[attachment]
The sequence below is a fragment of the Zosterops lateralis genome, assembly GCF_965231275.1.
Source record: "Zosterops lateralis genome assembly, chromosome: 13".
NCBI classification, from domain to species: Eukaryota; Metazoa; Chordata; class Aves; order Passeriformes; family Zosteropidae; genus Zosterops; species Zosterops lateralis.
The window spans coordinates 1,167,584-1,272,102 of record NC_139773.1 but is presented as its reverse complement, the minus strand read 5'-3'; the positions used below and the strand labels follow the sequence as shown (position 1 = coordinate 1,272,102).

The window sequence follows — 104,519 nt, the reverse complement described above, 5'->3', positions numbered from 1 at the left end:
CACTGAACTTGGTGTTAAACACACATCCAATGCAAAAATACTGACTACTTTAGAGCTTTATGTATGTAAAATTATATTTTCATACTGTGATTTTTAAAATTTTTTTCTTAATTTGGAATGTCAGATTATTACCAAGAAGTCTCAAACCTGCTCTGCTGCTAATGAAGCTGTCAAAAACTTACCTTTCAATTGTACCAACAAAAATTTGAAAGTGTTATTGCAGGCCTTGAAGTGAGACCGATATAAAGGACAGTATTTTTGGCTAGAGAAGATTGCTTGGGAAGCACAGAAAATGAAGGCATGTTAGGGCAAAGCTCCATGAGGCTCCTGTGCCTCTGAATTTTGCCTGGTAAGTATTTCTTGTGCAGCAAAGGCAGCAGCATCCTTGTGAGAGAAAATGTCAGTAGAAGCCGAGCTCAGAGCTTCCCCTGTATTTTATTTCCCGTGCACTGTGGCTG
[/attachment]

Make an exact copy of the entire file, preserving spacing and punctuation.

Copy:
The sequence below is a fragment of the Zosterops lateralis genome, assembly GCF_965231275.1.
Source record: "Zosterops lateralis genome assembly, chromosome: 13".
NCBI classification, from domain to species: Eukaryota; Metazoa; Chordata; class Aves; order Passeriformes; family Zosteropidae; genus Zosterops; species Zosterops lateralis.
The window spans coordinates 1,167,584-1,272,102 of record NC_139773.1 but is presented as its reverse complement, the minus strand read 5'-3'; the positions used below and the strand labels follow the sequence as shown (position 1 = coordinate 1,272,102).

The window sequence follows — 104,519 nt, the reverse complement described above, 5'->3', positions numbered from 1 at the left end:
CACTGAACTTGGTGTTAAACACACATCCAATGCAAAAATACTGACTACTTTAGAGCTTTATGTATGTAAAATTATATTTTCATACTGTGATTTTTAAAATTTTTTTCTTAATTTGGAATGTCAGATTATTACCAAGAAGTCTCAAACCTGCTCTGCTGCTAATGAAGCTGTCAAAAACTTACCTTTCAATTGTACCAACAAAAATTTGAAAGTGTTATTGCAGGCCTTGAAGTGAGACCGATATAAAGGACAGTATTTTTGGCTAGAGAAGATTGCTTGGGAAGCACAGAAAATGAAGGCATGTTAGGGCAAAGCTCCATGAGGCTCCTGTGCCTCTGAATTTTGCCTGGTAAGTATTTCTTGTGCAGCAAAGGCAGCAGCATCCTTGTGAGAGAAAATGTCAGTAGAAGCCGAGCTCAGAGCTTCCCCTGTATTTTATTTCCCGTGCACTGTGGCTG